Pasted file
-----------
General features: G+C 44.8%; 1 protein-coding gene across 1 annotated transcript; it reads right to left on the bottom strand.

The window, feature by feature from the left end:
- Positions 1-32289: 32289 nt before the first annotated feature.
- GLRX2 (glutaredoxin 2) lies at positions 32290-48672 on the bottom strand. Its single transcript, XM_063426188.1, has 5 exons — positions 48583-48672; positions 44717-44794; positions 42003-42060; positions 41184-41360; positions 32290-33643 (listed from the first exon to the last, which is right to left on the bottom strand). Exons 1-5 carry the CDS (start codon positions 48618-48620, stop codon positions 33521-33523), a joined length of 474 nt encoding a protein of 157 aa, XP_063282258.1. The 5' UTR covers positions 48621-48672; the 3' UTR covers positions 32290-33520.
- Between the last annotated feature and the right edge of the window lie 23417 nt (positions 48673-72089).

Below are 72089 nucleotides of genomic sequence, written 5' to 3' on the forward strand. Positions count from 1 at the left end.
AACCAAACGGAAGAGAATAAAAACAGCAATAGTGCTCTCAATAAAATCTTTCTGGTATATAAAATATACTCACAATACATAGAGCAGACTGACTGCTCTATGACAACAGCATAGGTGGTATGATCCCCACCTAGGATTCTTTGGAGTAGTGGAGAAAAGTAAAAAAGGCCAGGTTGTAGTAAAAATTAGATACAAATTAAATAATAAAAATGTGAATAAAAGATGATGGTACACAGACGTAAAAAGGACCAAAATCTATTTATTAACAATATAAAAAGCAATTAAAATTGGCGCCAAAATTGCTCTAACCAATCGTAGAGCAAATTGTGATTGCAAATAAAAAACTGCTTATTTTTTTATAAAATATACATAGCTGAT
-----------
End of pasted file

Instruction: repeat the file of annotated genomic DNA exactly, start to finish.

General features: G+C 44.8%; 1 protein-coding gene across 1 annotated transcript; it reads right to left on the bottom strand.

The window, feature by feature from the left end:
- Positions 1-32289: 32289 nt before the first annotated feature.
- GLRX2 (glutaredoxin 2) lies at positions 32290-48672 on the bottom strand. Its single transcript, XM_063426188.1, has 5 exons — positions 48583-48672; positions 44717-44794; positions 42003-42060; positions 41184-41360; positions 32290-33643 (listed from the first exon to the last, which is right to left on the bottom strand). Exons 1-5 carry the CDS (start codon positions 48618-48620, stop codon positions 33521-33523), a joined length of 474 nt encoding a protein of 157 aa, XP_063282258.1. The 5' UTR covers positions 48621-48672; the 3' UTR covers positions 32290-33520.
- Between the last annotated feature and the right edge of the window lie 23417 nt (positions 48673-72089).

Below are 72089 nucleotides of genomic sequence, written 5' to 3' on the forward strand. Positions count from 1 at the left end.
AACCAAACGGAAGAGAATAAAAACAGCAATAGTGCTCTCAATAAAATCTTTCTGGTATATAAAATATACTCACAATACATAGAGCAGACTGACTGCTCTATGACAACAGCATAGGTGGTATGATCCCCACCTAGGATTCTTTGGAGTAGTGGAGAAAAGTAAAAAAGGCCAGGTTGTAGTAAAAATTAGATACAAATTAAATAATAAAAATGTGAATAAAAGATGATGGTACACAGACGTAAAAAGGACCAAAATCTATTTATTAACAATATAAAAAGCAATTAAAATTGGCGCCAAAATTGCTCTAACCAATCGTAGAGCAAATTGTGATTGCAAATAAAAAACTGCTTATTTTTTTATAAAATATACATAGCTGAT